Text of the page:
The proliferation of wireless signal jammers
Our society has become increasingly dependent on wireless technology. We wake up in the morning and check our emails over WiFi, unlock and start our cars with the key fobs in our pockets, and use our cell phones to make important calls on the way to work.
When we go somewhere new, we rely on GPS to guide us. Stolen or misplaced items can be located with LoJack or wireless AirTags. On a larger scale, much of our military and civilian infrastructure relies on wireless communication. Unfortunately, these signals are vulnerable to another type of wireless device: signal jammers gps.
Generally, jammers disrupt existing wireless signals by simply drowning them out with noise. By tuning a jammer to a specific target frequency range and blasting high-powered noise, tones, or pulses, a jammer can interfere with nearby receivers that are attempting to listen on that frequency.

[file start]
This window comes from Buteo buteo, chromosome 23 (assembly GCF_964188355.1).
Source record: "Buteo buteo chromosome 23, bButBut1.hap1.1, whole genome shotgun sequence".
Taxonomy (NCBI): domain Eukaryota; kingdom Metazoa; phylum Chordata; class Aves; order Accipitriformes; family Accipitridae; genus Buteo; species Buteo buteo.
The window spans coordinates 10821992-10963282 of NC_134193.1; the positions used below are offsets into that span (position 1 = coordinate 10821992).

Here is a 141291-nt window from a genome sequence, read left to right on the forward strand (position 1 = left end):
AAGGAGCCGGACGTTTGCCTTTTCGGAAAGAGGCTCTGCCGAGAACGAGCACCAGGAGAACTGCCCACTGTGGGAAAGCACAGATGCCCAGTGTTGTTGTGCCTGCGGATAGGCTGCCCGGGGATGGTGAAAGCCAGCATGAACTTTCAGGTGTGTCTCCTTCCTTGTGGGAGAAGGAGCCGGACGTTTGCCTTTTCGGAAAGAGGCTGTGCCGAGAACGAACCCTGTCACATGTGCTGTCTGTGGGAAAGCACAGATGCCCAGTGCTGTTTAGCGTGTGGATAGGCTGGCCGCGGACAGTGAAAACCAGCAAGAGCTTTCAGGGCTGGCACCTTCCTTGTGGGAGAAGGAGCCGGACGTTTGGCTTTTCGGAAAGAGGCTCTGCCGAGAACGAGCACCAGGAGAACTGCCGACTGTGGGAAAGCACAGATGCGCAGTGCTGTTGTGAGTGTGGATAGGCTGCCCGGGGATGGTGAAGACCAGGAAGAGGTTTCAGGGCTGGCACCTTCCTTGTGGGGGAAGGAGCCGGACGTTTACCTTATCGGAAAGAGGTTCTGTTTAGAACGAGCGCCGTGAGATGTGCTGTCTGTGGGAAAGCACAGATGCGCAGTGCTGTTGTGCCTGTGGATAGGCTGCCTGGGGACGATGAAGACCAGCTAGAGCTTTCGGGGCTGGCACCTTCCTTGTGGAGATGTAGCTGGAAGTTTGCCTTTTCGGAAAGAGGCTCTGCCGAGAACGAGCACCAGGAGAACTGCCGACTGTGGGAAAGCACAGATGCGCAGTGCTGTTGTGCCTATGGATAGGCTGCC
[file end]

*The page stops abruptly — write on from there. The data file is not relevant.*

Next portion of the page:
Traditionally, this meant disrupting radio communications, but the same core principle applies to other types of wireless signals — cellular, WiFi, Bluetooth, GPS, and so on. Jammer range varies widely based on the power and scale of the device; a small handheld jammer might be effective within 100 meters or less in an urban environment, while large military-grade jammer emplacements can easily reach hundreds of miles across open terrain.
The most direct way this has been used in the past is to block signals that might be used to detonate bombs remotely. These bombs require a wireless signal (often using a phone) that can be jammed up like any other signal.
Less obvious is the ability for a jammer to block a criminal’s ability to call outside forces. This can be useful in a number of situations, such as during a raid or hostage situation. It helps prevent criminals from coordinating.
To be clear, these are tactics for law enforcement and those in the military to employ, but they’re one of the most important ways this technology can be used. Done right, it can save lives.